1302 Italian poet and politician Dante Alighieri (1265–1321), author of the Divine Comedy, was sentenced to be burned to death for political reasons. He avoided the fate by living in exile, but he never saw his wife again.
1510 Johann(es)Geiler von Kaysersberg, celebrated German pulpit orator and reformer, died (b. 16 March 1445).
1521 Charles V (1500–1558), the Holy Roman Emperor, declared that the writings of Martin Luther were to be burned.
1528 Balthasar Hubmaier (b. ca. 1480), German religious leader and chief writer for the Anabaptist movement, was martyred.
1734 Lutheran Salzburgers landed and settled in Georgia.
1748 John Newton (1725–1807), the captain of a slave ship, was converted to Christianity during a huge
storm at sea. He eventually became an Anglican clergyman, the author of the famous hymn “Amazing Grace” and a zealous abolitionist.
1812 Christian Streit, Lutheran Revolutionary War chaplain, died (b. 7 June 1749 near New Germantown, New Jersey, of
1823 John Bacchus Dykes, Anglican clergyman and composer of nearly eight hundred hymns, was born in Hull, England (d. 22 January 1876).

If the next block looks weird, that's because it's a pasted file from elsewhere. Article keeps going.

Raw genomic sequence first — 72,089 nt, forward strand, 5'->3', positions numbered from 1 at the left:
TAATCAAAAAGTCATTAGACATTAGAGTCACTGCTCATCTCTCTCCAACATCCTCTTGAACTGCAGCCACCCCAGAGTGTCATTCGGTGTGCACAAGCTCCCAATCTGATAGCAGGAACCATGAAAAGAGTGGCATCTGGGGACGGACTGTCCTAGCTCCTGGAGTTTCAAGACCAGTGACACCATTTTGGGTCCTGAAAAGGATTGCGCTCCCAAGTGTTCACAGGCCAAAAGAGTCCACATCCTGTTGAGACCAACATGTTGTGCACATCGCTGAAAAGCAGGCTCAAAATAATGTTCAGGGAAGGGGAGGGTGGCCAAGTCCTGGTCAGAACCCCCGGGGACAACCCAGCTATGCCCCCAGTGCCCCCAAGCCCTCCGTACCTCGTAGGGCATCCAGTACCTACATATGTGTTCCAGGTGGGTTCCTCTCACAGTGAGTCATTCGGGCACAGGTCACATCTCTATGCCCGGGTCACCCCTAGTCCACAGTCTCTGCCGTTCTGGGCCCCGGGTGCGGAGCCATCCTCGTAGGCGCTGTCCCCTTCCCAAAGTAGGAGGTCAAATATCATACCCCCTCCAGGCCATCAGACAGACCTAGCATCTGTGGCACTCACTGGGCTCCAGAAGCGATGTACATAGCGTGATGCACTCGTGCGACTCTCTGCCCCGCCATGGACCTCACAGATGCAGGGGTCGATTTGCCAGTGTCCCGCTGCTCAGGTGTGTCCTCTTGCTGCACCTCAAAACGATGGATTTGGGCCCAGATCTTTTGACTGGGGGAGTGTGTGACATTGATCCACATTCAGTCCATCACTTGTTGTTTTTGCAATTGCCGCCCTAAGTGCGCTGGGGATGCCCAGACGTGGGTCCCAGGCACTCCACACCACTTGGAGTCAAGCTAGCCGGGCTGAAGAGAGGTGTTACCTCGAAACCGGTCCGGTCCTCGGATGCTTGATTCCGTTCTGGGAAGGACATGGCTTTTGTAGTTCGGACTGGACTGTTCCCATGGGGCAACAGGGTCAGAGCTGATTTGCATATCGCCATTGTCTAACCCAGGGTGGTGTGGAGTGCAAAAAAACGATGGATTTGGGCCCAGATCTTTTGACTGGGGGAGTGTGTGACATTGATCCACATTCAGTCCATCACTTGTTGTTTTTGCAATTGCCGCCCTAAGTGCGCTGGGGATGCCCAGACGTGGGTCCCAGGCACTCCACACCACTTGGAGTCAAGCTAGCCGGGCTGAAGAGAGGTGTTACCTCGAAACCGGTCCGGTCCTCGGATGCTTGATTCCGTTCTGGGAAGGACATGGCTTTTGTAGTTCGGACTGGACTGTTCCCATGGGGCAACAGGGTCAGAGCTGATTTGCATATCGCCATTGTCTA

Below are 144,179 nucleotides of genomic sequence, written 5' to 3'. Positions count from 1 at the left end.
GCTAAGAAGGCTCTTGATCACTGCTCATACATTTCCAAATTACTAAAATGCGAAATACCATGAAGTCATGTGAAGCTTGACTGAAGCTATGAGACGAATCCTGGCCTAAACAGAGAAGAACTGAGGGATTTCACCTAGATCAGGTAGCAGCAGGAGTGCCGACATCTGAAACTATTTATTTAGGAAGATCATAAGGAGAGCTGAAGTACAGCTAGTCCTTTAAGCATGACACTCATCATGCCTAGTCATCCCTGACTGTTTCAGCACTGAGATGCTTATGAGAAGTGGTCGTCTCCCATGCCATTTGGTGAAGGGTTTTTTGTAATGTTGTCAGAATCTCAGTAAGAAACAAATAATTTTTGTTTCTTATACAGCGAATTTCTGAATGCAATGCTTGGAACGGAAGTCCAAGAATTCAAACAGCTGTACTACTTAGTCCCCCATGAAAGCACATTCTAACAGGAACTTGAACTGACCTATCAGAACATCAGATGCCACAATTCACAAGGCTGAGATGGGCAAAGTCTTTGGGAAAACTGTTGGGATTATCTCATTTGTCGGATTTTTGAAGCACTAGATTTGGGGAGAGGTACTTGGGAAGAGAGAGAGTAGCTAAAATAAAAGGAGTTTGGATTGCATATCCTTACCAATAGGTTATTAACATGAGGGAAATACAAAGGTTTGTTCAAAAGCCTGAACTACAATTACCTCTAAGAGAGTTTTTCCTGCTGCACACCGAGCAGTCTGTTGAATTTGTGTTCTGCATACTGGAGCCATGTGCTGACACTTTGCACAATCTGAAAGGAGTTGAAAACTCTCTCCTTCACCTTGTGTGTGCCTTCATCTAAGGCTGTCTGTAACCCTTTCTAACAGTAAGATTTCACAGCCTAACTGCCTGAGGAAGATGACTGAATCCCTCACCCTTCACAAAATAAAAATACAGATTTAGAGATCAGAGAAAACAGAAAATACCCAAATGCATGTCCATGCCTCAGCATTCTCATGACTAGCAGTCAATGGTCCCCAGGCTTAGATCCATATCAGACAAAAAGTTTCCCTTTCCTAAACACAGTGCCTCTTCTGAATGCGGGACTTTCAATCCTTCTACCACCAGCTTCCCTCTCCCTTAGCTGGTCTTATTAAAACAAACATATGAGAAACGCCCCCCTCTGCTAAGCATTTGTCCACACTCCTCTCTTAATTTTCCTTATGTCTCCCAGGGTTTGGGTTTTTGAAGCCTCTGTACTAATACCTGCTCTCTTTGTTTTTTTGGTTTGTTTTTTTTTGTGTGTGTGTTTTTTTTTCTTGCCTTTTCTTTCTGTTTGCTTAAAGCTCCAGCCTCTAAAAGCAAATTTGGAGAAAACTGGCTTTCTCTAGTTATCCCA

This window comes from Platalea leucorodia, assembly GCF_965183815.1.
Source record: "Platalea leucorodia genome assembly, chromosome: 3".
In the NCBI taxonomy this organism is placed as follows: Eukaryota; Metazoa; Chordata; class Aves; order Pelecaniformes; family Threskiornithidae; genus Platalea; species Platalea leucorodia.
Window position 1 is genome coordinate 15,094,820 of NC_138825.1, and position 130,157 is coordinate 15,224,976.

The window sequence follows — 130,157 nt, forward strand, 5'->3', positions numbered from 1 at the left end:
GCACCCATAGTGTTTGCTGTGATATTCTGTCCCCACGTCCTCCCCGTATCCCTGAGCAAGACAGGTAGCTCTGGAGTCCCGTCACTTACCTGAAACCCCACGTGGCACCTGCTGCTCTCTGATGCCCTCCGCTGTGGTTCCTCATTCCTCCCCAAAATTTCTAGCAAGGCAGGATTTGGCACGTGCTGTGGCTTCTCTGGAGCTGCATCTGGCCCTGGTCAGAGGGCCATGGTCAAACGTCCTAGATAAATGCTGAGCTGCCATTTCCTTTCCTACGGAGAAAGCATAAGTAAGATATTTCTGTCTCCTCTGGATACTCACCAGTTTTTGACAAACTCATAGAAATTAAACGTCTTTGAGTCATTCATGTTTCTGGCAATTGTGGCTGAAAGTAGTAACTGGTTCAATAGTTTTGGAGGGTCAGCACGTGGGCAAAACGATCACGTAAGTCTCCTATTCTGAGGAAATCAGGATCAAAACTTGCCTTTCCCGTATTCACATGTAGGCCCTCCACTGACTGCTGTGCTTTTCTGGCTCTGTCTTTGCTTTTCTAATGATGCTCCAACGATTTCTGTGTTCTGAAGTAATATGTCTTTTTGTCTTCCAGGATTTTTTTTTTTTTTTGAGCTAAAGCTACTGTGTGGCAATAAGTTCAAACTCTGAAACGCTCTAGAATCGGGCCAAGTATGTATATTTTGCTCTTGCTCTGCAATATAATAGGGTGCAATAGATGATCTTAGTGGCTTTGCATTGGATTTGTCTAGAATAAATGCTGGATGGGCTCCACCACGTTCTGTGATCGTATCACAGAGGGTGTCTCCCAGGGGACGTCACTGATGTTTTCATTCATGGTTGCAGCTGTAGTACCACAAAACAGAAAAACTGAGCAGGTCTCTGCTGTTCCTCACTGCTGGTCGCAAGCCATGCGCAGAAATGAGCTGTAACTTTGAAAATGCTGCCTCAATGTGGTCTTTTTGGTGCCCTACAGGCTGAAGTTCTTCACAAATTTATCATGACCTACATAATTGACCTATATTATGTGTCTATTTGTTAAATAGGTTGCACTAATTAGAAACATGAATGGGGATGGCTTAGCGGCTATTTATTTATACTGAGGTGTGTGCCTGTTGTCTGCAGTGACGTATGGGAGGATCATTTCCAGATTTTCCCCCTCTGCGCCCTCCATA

1861 Max John Frederick Albrecht, president of Concordia College (Milwaukee, Wisconsin), was born at Gross-Polzen, Pomerania (d. 21 October 1943).
1877 The first Protestant Church in Japan was founded during the Meiji Restoration.
1880 The first English Salvation Army mission to the U.S. landed at New York City headed by Commissioner George S. Railton and seven women.
1898 George F. Mueller (b. 1805), English philanthropist and evangelist, died.
1900 An eighteen-year-old Chinnian became the first person baptized through the Missouri Synod mission effort in Ambur, India.
1905 James R. Murray (b. 7 March 1841), American music editor and hymn writer, died.
1917 Folliott S. Pierpoint (b. 7 October 1835), English classics instructor and hymn writer, died.
2000 Ernest G. Schwiebert, author of Luther and His Times, died (b. 1895).